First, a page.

The South County Cultural Arts Center project will develop options for locations, scope, and cost for a $3.1 million cultural arts center in the Southshore area of Hillsborough County. Various options will be considered, including partnering with Hillsborough Community College.

County commissioners are scheduled to conduct two public hearings on the budget on September 10 and 17 before they adopt it.
Portland Public Schools seeks $1.2B bond renewal
Oregon – Board of Education members at Portland Public Schools voted on July 28 to place a $1.2 billion bond renewal referendum on the November 3 ballot.

If approved, bond funding would also develop and begin implementation of the community-driven concept of a Center for Black Student Excellence, including the full modernization of Jefferson High School, estimated to cost $320 million and increase capacity to 1,750 students.

The proposed bond also would complete the $138 million modernization of Benson Polytechnic High School, build a facility for the Multiple Pathways to Graduation programs, plan and design for additional capacity at Roosevelt High School, and finalize $40 million in master planning and design of Cleveland and Wilson high schools.

In addition, the bond would fund critical health and safety improvements throughout the district, including at least $33.8 million for improved accessibility for students, staff, and other people with disabilities.

The bond also would finance repairs or replacement of outdated roofs and mechanical systems and improved seismic safety and school security systems.
Oklahoma commission approves $880M road, bridge plan
Oklahoma – The state’s Transportation Commission approved a County Improvements for Roads and Bridges plan totaling almost $880 million on August 3.

The plan, managed by the Oklahoma Department of Transportation, is set to replace or rehabilitate 313 bridges on the county system – of which 151 are structurally deficient or functionally obsolete – and to improve 585 miles of county roads in the next five years.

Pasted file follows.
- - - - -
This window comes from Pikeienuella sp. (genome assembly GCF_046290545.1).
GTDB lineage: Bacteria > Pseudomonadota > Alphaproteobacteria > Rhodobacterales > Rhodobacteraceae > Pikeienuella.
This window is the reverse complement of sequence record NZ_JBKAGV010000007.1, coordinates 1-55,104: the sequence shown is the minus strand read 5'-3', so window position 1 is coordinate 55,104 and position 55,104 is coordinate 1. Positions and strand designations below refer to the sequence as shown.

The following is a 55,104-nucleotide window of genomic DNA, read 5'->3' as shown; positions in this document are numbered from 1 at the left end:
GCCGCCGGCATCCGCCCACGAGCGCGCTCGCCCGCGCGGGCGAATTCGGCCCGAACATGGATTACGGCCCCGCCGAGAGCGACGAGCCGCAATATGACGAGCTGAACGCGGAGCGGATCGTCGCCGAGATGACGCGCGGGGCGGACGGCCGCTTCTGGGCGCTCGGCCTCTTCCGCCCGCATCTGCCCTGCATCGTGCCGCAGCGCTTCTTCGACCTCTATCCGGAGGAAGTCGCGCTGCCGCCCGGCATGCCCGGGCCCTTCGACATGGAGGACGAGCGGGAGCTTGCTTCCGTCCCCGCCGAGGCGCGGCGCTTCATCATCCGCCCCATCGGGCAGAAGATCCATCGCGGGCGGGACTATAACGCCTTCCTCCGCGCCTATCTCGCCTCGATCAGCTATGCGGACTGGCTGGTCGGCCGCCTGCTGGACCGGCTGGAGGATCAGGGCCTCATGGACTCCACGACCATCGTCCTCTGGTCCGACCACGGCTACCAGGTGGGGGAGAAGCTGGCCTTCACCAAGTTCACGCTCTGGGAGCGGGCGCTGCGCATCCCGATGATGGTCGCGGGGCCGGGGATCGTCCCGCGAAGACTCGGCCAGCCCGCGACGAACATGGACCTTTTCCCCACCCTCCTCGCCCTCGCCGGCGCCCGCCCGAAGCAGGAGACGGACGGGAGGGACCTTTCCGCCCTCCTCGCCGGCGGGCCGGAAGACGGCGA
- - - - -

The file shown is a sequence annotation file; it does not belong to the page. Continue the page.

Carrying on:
Some of the significant projects new to the plan this year are:

A more than $2 million project to replace a Kingfisher County bridge that was damaged beyond repair in the 2019 spring floods;

A nearly $4.5 million project to reconstruct a Custer County road that serves as a collector route for Interstate 40 traffic. This project will also improve a railroad crossing; and,

A more than $3 million project to replace a one-and-a-half lane, 600-foot-long McCurtain County bridge with a full two-lane structure on a safer alignment to improve sight distances.

The plan is comprised of 209 projects with all 77 counties represented. The department works with the counties’ eight Circuit Engineering Districts to prioritize projects of the highest need in each county and make the most of state, federal, local, and tribal funding sources.
Authority plans $403M Mobile Downtown Airport expansion
Alabama – The Mobile Airport Authority (MAA) unveiled a master plan for the Mobile Downtown Airport on August 4 that includes a new $170 million terminal. 

The master plan features $403.57 million in improvements within the Brookley Aeroplex south of downtown Mobile that include a 130,000-square-foot terminal with eight gates, a new apron, a new air control tower, a 3,025-stall parking garage, and two surface parking lots with a combined 480 stalls. 

MAA will transfer commercial aviation business from its Mobile Regional Airport to the expanded facility to better compete with Pensacola and New Orleans airports. 

The airport authority will contribute a 5 percent match, which is likely to be about $19.53 million, and $351.5 million in federal funding is expected from entitlement and discretionary grants. 

The MAA board is scheduled to vote on the master plan in about two weeks. If approved, the authority would engage a design and construction team to implement the master plan with the goal of having the new location operational in two to five years.
Illinois counties, cities to receive $250M in transportation funding
Illinois – Infrastructure grants totaling $250 million will be distributed to counties, municipalities, and townships to help them address local transportation needs in a second installment of funding from the state’s Rebuild Illinois capital plan.

Gov. JB Pritzker and the Illinois Department of Transportation (IDOT) announced the funding, which is part of $1.5 billion being distributed through six grants over three years to advance municipal, township, and county infrastructure projects statewide.

Eligible projects include road and bridge improvements, traffic signal upgrades, new storm sewers and bike paths, sidewalk replacements, and other long-term maintenance needs. Projects will be selected and managed locally with IDOT oversight.